That was the domain of a man who looked more like a troll than anyone I have ever known. He was a short, round, hulking figure with a large head that seemed to be connected directly to his torso. He had a craggy face with several days-growth on his beard, perhaps because it was difficult to shave, his face being so covered with bristly moles. His voice was raspy when he spoke, which he rarely did or even emerge from the dark back room where he mixed black powder into paint while listening all day long to talk radio. The room was full of black dust. He was covered in it, as was I by the end of every day. It clung to my clothes, face, hair, everywhere.

I would walk home along the tracks and up the hill to my house hoping not to see anyone. I would take off my outer clothes on the back porch because they were so filthy. Then I would bathe. And bathe. And bathe again. Each time the bathwater became slightly less gray. But I could never get rid of the gray hue in my pores, nor the black rings around my nails, nor the smell of paint dust in my nostrils. I felt, for all the world, that I was living in a Dickensian novel. 

But, of course, I was not condemned to inhabit this world of squalor forever. I would go back to school in the fall. I would find other work, sometimes blue-collar work and eventually white-collar work. Now I am a university president, a long way from my work as an apprentice in a tire-paint factory. I have been given a passport into a larger world by education. Education has enabled me not merely to get better employment, but to read, to reason, to think, to understand, and to appreciate the world, including the imaginative worlds of Dickens’s novels.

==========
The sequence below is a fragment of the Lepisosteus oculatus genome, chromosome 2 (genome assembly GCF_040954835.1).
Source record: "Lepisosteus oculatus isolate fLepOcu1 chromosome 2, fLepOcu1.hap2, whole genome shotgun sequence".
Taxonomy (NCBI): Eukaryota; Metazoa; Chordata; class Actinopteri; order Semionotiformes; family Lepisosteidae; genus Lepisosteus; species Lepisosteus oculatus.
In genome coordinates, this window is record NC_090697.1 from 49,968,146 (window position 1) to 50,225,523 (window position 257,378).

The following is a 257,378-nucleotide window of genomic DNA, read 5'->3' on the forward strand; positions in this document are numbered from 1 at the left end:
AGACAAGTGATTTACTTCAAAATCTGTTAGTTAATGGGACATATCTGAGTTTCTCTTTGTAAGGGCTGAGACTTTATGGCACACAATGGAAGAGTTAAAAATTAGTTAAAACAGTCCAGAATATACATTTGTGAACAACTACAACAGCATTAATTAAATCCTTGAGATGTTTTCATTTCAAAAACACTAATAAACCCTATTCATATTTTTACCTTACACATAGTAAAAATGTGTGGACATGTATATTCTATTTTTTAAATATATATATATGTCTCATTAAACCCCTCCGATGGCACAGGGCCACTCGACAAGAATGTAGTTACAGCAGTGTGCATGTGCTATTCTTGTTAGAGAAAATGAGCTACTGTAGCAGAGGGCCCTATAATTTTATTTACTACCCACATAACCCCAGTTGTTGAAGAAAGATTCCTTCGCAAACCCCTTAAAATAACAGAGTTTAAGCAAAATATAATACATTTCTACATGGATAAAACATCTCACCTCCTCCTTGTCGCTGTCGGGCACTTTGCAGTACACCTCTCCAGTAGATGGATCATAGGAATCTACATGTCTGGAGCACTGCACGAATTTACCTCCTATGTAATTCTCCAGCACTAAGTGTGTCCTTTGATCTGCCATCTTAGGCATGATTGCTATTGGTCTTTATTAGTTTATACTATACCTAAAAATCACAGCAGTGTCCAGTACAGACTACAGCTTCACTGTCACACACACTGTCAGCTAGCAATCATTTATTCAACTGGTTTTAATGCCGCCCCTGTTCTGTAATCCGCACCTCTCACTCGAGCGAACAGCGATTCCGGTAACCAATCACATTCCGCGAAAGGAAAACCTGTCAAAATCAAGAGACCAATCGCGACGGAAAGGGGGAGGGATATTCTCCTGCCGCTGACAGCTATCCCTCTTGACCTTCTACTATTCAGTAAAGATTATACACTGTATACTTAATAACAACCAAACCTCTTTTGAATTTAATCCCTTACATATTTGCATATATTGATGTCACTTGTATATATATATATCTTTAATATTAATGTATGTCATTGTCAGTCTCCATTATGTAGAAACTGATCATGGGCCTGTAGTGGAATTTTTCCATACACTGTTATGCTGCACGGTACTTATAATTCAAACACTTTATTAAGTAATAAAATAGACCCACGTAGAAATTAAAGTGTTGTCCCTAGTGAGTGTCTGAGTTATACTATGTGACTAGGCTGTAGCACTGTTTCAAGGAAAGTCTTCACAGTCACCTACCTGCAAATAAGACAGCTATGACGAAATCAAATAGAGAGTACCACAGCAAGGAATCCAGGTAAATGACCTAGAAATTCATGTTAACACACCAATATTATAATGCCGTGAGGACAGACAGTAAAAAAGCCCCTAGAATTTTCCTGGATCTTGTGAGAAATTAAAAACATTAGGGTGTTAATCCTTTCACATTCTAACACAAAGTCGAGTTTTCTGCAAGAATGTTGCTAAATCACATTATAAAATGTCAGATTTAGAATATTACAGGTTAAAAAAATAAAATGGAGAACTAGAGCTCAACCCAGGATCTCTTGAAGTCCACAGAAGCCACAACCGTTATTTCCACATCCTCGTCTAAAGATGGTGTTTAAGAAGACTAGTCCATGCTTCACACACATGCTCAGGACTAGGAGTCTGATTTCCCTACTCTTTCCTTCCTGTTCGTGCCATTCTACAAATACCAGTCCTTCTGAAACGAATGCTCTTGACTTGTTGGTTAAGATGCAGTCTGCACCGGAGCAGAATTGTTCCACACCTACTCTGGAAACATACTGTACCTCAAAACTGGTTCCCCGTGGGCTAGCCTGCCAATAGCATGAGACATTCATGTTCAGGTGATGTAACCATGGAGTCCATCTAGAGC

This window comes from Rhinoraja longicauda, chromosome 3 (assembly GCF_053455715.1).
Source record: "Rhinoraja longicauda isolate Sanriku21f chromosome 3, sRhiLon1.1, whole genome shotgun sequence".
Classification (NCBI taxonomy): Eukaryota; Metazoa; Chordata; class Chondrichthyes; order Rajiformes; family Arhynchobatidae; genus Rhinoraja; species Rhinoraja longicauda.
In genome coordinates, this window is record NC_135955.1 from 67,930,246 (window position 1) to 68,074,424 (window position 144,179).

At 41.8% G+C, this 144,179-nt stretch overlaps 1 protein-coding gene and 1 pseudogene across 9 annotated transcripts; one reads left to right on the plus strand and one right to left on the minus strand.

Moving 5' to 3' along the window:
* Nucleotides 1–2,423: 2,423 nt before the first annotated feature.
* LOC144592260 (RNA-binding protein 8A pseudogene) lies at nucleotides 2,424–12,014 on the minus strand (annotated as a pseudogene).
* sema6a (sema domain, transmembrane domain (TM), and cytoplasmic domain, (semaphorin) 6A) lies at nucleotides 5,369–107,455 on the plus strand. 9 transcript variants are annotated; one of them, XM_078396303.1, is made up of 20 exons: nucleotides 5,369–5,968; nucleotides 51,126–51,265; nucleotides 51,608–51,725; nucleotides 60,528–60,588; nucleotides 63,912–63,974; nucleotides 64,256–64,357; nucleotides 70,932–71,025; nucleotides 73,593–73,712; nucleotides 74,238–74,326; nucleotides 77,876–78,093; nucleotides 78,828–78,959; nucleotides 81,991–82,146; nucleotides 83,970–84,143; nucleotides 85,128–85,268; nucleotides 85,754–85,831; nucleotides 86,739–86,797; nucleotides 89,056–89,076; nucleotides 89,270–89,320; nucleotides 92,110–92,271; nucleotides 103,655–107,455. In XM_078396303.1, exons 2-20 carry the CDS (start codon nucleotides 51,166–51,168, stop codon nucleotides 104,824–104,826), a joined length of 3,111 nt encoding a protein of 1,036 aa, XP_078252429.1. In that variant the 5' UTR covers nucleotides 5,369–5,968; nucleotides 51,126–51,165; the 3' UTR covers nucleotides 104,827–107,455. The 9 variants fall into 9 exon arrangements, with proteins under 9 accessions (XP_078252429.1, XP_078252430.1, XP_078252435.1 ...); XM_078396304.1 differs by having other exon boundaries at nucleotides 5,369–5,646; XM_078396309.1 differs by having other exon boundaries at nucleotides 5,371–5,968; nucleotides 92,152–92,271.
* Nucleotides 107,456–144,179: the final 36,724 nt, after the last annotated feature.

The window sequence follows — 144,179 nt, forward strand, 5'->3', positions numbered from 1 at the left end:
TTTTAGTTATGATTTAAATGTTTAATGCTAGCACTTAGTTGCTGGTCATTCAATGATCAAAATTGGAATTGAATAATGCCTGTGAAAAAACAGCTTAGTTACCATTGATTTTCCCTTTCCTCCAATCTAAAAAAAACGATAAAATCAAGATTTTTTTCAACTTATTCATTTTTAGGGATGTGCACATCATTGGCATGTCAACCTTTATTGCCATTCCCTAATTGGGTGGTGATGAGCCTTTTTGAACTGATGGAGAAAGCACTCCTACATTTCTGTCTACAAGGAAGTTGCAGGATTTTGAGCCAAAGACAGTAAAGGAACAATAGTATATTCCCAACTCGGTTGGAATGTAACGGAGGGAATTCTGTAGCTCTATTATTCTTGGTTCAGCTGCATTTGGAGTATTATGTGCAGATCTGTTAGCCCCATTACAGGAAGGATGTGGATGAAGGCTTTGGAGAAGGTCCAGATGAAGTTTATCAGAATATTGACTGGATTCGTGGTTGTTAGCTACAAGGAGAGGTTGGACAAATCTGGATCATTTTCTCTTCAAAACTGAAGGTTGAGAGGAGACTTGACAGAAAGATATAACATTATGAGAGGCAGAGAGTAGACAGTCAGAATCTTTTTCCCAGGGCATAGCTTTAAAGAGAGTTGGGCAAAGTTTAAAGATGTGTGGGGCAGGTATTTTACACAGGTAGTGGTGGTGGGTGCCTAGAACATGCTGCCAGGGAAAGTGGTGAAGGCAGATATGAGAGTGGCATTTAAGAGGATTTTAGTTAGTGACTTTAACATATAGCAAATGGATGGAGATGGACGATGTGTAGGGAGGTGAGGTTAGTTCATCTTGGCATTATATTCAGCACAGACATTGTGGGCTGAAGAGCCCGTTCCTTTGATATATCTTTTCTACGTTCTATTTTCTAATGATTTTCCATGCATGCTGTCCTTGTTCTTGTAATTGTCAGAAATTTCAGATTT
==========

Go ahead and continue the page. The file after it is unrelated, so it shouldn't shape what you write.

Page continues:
I am so grateful to have had the privilege all my adult life to help “erase ignorance.”  And I am especially grateful in this season of my life to participate in the work of BYU-Hawaii, which has an especially rich, noble, and inspiring mission to help God’s most disadvantaged children escape from ignorance and want. Dickens would approve.

When I received the gift of his Christmas Carol and recalled the warning from the Ghost of Christmas Present, I thought about our student Sery Kone, who was abandoned as a child like a figure from one of Dickens’s novel, but who is now building schools in the Ivory Coast so children can escape from the “ignorance and want” he endured. 

And I remember Lilian Martino-Bradley, a soccer player here who will graduate soon. As a young orphan in Ghana, Lilian was adopted by a Utah family. Since coming to BYU-Hawaii she has organized a non-profit in Ghana to prevent human trafficking. 

I also thought of Easter Niko who is helping educate children in his home country of Tuvalu. Niko was recently honored by Queen Elizabeth II for his humanitarian work in building schools.

BYU-Hawaii is helping erase ignorance and pull people out of poverty all over the world.  This is part of its prophetic mission, to educate the disadvantaged and send forth students who will become leaders and peace-builders around the world. 

So this Christmas, I want to recommit myself to fulfilling the charge from the Ghost of Christmas Present. Like the reformed Scrooge, I want to reach out to the Tiny Tims of the world—well, maybe not those who are not so tiny now— those who need our help. I invite faculty and staff to do the same. 

And if you are a student, I invite you to take advantage of your opportunities here to fulfill your “great expectations,” like Pip in the novel of this title.  

This is my Christmas message. May we follow in the footsteps of Jesus, who also came to erase ignorance and push back darkness. And may “God bless us, everyone!”

 John Tanner